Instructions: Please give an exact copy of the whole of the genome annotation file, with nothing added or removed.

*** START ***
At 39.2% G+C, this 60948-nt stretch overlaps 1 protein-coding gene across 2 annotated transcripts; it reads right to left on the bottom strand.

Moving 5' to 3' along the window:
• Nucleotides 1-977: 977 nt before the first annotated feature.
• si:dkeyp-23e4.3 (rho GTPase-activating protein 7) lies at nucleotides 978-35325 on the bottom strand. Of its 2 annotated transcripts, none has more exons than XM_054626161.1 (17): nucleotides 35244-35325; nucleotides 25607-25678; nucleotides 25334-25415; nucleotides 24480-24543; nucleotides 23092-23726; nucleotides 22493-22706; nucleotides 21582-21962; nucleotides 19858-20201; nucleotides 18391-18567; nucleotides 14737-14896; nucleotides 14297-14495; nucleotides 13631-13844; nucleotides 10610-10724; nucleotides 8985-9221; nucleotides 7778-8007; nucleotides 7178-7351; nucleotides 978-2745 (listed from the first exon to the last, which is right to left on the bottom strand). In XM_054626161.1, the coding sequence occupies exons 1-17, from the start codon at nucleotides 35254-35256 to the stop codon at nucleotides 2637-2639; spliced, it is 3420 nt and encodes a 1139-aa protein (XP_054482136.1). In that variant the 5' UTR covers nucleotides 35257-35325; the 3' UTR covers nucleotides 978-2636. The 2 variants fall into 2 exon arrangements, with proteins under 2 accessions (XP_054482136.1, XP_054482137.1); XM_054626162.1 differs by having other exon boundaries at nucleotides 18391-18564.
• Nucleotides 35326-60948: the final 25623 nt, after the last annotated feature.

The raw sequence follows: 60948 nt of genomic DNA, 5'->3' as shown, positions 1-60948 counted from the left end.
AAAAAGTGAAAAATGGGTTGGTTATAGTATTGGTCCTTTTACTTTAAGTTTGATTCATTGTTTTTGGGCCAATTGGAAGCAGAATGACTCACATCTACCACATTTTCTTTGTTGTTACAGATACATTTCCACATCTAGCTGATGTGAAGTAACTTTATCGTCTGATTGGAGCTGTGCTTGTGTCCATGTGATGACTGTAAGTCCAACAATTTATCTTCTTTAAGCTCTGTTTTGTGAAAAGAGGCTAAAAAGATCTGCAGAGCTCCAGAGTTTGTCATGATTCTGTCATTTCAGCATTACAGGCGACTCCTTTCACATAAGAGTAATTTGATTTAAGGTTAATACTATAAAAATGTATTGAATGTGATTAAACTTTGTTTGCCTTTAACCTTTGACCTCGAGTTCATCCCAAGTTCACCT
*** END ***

At 39.2% G+C, this 60948-nt stretch overlaps 1 protein-coding gene across 2 annotated transcripts; it reads right to left on the bottom strand.

Moving 5' to 3' along the window:
• Nucleotides 1-977: 977 nt before the first annotated feature.
• si:dkeyp-23e4.3 (rho GTPase-activating protein 7) lies at nucleotides 978-35325 on the bottom strand. Of its 2 annotated transcripts, none has more exons than XM_054626161.1 (17): nucleotides 35244-35325; nucleotides 25607-25678; nucleotides 25334-25415; nucleotides 24480-24543; nucleotides 23092-23726; nucleotides 22493-22706; nucleotides 21582-21962; nucleotides 19858-20201; nucleotides 18391-18567; nucleotides 14737-14896; nucleotides 14297-14495; nucleotides 13631-13844; nucleotides 10610-10724; nucleotides 8985-9221; nucleotides 7778-8007; nucleotides 7178-7351; nucleotides 978-2745 (listed from the first exon to the last, which is right to left on the bottom strand). In XM_054626161.1, the coding sequence occupies exons 1-17, from the start codon at nucleotides 35254-35256 to the stop codon at nucleotides 2637-2639; spliced, it is 3420 nt and encodes a 1139-aa protein (XP_054482136.1). In that variant the 5' UTR covers nucleotides 35257-35325; the 3' UTR covers nucleotides 978-2636. The 2 variants fall into 2 exon arrangements, with proteins under 2 accessions (XP_054482136.1, XP_054482137.1); XM_054626162.1 differs by having other exon boundaries at nucleotides 18391-18564.
• Nucleotides 35326-60948: the final 25623 nt, after the last annotated feature.

The raw sequence follows: 60948 nt of genomic DNA, 5'->3' as shown, positions 1-60948 counted from the left end.
AAAAAGTGAAAAATGGGTTGGTTATAGTATTGGTCCTTTTACTTTAAGTTTGATTCATTGTTTTTGGGCCAATTGGAAGCAGAATGACTCACATCTACCACATTTTCTTTGTTGTTACAGATACATTTCCACATCTAGCTGATGTGAAGTAACTTTATCGTCTGATTGGAGCTGTGCTTGTGTCCATGTGATGACTGTAAGTCCAACAATTTATCTTCTTTAAGCTCTGTTTTGTGAAAAGAGGCTAAAAAGATCTGCAGAGCTCCAGAGTTTGTCATGATTCTGTCATTTCAGCATTACAGGCGACTCCTTTCACATAAGAGTAATTTGATTTAAGGTTAATACTATAAAAATGTATTGAATGTGATTAAACTTTGTTTGCCTTTAACCTTTGACCTCGAGTTCATCCCAAGTTCACCT